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This book traces the first faltering steps taken in the mathematical theorisation of infinity which marks the emergence of modern mathematics. It analyses the part played by Indian mathematicians through the Kerala conduit, which is an important but neglected part of the history of mathematics.
Passage to Infinity: Medieval Indian Mathematics from Kerala and its Impact begins with an examination of the social origins of the Kerala School and proceeds to discuss its mathematical genesis as well as its achievements. It presents the techniques employed by the School to derive the series expansions for sine, cosine, arctan, and so on. By using modern notation but remaining close to the methods in the original sources, it enables the reader with some knowledge of trigonometry and elementary algebra to follow the derivations. While delving into the nature of the socio-economic processes that led to the development of scientific knowledge in pre-modern India, the book also probes the validity or otherwise of the conjecture of the transmission of Kerala mathematics to Europe through the Jesuit channel.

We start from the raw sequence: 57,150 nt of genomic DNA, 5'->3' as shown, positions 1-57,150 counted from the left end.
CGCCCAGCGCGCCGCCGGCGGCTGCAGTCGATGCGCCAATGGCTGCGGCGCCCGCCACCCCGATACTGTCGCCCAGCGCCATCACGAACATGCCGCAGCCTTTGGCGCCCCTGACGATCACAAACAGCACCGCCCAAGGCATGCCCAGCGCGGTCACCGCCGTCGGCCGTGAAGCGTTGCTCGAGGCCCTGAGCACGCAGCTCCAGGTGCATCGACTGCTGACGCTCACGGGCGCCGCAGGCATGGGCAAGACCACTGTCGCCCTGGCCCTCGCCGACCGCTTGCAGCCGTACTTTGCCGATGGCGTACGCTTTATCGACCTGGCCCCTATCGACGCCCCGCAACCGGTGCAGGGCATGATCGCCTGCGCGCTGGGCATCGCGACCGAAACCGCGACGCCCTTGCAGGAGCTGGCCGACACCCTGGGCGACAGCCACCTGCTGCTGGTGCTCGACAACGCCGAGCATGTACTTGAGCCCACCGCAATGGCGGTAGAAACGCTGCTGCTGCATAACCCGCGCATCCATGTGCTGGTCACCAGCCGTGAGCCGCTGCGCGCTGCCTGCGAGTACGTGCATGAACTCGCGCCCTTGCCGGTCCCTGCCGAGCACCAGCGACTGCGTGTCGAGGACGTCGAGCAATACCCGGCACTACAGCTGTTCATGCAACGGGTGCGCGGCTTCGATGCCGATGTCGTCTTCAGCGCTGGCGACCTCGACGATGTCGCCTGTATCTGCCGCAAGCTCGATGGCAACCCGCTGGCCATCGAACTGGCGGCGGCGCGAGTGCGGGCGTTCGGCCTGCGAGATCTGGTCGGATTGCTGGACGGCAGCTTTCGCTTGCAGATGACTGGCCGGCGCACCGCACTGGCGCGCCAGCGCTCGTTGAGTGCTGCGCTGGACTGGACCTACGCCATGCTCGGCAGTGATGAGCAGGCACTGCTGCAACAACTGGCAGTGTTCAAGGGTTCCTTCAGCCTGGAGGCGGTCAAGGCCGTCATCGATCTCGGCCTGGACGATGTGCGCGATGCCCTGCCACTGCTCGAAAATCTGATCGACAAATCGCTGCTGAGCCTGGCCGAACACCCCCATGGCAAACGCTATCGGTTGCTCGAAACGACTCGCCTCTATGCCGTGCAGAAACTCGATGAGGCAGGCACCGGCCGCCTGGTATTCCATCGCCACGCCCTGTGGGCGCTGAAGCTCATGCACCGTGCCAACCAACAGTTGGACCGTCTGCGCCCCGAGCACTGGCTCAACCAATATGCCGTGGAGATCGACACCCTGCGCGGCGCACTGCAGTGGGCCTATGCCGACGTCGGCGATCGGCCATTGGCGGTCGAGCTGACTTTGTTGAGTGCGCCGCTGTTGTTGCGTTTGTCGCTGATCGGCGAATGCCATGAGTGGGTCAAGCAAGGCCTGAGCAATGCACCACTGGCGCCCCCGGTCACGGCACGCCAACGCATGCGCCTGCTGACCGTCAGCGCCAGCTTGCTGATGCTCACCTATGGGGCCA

The book straddles two domains: science and social sciences. It will appeal to those interested in mathematics, statistics, medieval history, history of science and technology, links between mathematics and culture and the nature of movements of ideas across cultures.
Table of Contents
The Social Origins of the Kerala School
The Mathematical Origins of the Kerala School
The Highlights of Kerala Mathematics and Astronomy
Indian Trigonometry: From Ancient Beginnings to Nilakantha
Squaring the Circle: The Kerala Answer
Reaching for the Stars: The Power Series for Sines and Cosines
Changing Perspectives on Indian Mathematics
Exploring Transmissions: A Case Study of Kerala Mathematics
A Final Assessment